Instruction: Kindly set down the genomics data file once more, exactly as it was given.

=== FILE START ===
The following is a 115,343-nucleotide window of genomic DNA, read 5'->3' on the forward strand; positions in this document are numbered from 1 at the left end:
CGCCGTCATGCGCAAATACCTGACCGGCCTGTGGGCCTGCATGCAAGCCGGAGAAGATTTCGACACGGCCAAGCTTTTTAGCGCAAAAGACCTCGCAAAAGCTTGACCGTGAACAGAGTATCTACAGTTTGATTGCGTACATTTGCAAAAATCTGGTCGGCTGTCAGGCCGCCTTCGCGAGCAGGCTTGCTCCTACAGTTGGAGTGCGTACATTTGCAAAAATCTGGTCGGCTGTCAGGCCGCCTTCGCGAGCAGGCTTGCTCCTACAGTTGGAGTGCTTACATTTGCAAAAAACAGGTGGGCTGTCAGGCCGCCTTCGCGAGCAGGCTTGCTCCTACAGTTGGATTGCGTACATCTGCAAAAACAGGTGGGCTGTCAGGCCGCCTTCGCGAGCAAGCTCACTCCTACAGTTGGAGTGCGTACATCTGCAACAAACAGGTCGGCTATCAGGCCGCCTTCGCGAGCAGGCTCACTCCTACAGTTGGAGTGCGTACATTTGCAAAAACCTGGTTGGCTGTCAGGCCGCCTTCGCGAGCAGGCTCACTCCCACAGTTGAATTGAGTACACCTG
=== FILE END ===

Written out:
The following is a 115,343-nucleotide window of genomic DNA, read 5'->3' on the forward strand; positions in this document are numbered from 1 at the left end:
CGCCGTCATGCGCAAATACCTGACCGGCCTGTGGGCCTGCATGCAAGCCGGAGAAGATTTCGACACGGCCAAGCTTTTTAGCGCAAAAGACCTCGCAAAAGCTTGACCGTGAACAGAGTATCTACAGTTTGATTGCGTACATTTGCAAAAATCTGGTCGGCTGTCAGGCCGCCTTCGCGAGCAGGCTTGCTCCTACAGTTGGAGTGCGTACATTTGCAAAAATCTGGTCGGCTGTCAGGCCGCCTTCGCGAGCAGGCTTGCTCCTACAGTTGGAGTGCTTACATTTGCAAAAAACAGGTGGGCTGTCAGGCCGCCTTCGCGAGCAGGCTTGCTCCTACAGTTGGATTGCGTACATCTGCAAAAACAGGTGGGCTGTCAGGCCGCCTTCGCGAGCAAGCTCACTCCTACAGTTGGAGTGCGTACATCTGCAACAAACAGGTCGGCTATCAGGCCGCCTTCGCGAGCAGGCTCACTCCTACAGTTGGAGTGCGTACATTTGCAAAAACCTGGTTGGCTGTCAGGCCGCCTTCGCGAGCAGGCTCACTCCCACAGTTGAATTGAGTACACCTG